If the parties cannot be located, service by publication is usually acceptable service for in rem personal jurisdiction. Since a quiet title action does not seek monetary damages, service by publication is acceptable. However, there is a strong preference towards personal service and service by publication should not be used to obtain personal jurisdiction over parties where personal service can be obtained on them. Service by publication involves the publishing of a notice of pendency of the lawsuit weekly for four (4) times in a newspaper of general circulation in the county where the real property is located. Minors and incompetent persons or persons with legal disabilities must be properly represented by guardians ad litem or conservators in order to obtain a binding quiet title decree against them. Defendants in military service are entitled to the protection of the Soliders’ and Sailors’ Civil Relief Act of 1940.
A quiet title action is commenced by the filing of a complaint in district court by a person who claims a title interest in the real property, or holders of any mortgage interest in the property, against every person having or claiming an adverse interest in the property, including “unknown persons or heirs”, praying for the establishment of the plaintiff’s estate against such adverse claims, and that the defendants, and each of them, be barred and forever estopped from having or claiming any lien upon or any right or title to the property adverse to the claimant and that the plaintiff’s title be forever quieted and set at rest. Sections 42-6-1 and 42-6-2 NMSA 1978. Venue is proper in the county where the disputed land, or any portion of it, is located. See, Section 42-6-1 NMSA 1978 (“action may be brought in any county in which part of said tract lies.”) Counterclaims in quiet title actions are allowed.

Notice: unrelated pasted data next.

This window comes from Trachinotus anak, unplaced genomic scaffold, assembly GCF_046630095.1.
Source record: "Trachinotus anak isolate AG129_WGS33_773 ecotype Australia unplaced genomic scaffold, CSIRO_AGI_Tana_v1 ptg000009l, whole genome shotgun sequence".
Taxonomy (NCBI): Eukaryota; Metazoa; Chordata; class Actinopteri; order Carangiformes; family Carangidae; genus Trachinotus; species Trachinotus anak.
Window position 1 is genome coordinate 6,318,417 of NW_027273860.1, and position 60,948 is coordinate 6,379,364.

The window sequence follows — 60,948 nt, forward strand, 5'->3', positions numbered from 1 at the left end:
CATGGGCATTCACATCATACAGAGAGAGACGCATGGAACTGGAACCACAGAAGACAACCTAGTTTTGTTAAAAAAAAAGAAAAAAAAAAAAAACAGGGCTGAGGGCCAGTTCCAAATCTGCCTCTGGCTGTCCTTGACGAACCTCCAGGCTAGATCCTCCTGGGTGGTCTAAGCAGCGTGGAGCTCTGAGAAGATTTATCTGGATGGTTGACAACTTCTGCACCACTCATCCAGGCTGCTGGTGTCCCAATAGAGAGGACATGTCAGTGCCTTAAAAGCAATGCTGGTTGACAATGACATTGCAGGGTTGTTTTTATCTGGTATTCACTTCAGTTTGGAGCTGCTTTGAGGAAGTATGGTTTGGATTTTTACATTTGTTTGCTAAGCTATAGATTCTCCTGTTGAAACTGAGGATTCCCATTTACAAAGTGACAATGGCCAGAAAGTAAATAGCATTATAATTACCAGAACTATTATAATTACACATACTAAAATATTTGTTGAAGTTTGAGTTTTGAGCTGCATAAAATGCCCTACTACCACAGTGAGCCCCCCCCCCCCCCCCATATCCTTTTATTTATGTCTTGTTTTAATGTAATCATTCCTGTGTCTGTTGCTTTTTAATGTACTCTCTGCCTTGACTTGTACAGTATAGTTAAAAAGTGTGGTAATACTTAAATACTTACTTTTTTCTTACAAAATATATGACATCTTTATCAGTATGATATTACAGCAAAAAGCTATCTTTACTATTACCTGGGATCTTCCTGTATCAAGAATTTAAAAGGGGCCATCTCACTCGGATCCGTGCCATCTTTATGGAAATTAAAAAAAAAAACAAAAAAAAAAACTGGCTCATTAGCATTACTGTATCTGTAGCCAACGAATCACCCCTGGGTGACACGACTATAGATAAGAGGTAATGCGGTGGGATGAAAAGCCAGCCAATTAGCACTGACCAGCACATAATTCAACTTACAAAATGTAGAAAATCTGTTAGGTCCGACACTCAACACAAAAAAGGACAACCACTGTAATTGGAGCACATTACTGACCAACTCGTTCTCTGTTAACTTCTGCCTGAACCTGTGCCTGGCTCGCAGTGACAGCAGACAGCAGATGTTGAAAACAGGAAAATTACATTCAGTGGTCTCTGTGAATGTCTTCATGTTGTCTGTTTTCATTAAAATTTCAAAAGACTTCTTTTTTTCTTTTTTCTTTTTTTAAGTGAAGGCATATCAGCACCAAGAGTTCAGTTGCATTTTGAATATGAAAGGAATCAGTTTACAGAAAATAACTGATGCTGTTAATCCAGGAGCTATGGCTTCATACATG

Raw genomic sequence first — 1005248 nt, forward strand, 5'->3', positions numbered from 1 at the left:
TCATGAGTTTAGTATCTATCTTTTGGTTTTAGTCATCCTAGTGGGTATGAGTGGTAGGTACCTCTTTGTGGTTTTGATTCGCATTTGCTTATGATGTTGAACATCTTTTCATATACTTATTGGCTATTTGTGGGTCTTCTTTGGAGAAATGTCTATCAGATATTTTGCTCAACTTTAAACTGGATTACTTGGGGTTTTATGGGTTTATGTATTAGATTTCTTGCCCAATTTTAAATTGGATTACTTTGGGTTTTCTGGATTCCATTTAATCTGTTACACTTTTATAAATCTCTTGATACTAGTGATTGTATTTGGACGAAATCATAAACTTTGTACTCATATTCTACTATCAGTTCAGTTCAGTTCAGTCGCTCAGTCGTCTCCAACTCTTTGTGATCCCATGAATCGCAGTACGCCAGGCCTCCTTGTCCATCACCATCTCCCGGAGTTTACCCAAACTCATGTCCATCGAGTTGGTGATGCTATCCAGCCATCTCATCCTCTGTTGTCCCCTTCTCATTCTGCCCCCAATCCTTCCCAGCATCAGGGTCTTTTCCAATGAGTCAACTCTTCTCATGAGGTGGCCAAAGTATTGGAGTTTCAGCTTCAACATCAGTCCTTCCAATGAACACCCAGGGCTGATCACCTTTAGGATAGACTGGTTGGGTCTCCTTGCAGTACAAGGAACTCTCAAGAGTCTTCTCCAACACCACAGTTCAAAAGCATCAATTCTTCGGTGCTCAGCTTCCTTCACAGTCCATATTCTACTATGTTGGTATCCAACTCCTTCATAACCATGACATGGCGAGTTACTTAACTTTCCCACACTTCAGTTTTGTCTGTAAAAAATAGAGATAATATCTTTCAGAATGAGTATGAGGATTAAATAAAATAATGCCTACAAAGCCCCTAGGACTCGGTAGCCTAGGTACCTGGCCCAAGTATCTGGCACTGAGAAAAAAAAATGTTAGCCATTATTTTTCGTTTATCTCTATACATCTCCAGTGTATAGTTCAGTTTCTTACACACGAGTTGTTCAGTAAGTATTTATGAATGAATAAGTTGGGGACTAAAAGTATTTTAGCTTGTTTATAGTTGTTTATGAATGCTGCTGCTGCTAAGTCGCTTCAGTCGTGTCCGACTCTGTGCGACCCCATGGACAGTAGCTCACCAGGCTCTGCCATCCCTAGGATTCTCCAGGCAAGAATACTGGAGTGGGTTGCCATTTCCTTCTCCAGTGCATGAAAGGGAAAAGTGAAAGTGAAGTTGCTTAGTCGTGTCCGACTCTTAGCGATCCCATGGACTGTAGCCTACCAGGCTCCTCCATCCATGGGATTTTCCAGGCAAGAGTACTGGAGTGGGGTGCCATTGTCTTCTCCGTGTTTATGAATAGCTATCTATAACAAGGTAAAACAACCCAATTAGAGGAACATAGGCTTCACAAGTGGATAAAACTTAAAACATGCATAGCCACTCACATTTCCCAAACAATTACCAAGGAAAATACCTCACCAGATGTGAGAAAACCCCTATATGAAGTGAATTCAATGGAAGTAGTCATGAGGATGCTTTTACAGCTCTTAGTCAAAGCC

The claimant in a quiet title action is entitled to relief based upon the strength of the claimant’s title and not on the weakness of the title of the claimant’s adversary. Perea v. Martinez, 95 N.M. 84, 619 P.2d 188 (1980). Defendants may disclaim all right and title adverse to the claimant. Section 42-6-7 NMSA 1978. A default may be taken against any defendant that fails to appear in the quiet title action. Id.
A quiet title decree establishes the interests of the parties and is self-operating, final and conclusive. Kaye v. Cooper Grocery Co., 63 N.M. 36, 312 P.2d 798 (1957). Awarding costs of the action are within the discretion of the court. Section 42-6-7 NMSA (1978). Damages are not recoverable in a suit to quiet title, Chavez v. Gomez, 77 N.M. 341, 423 P.2d 31 (1967). After expiration of the appeal period, a certified copy of the quiet title decree should be filed for record in the county clerk’s office of the county in which the property is located in order to give constructive knowledge of its contents to the world. A properly drafted quiet title decree should 13 contain language that bars the defendants or anyone in privity with the defendants from asserting any claim that was or could have been raised in the quiet title action.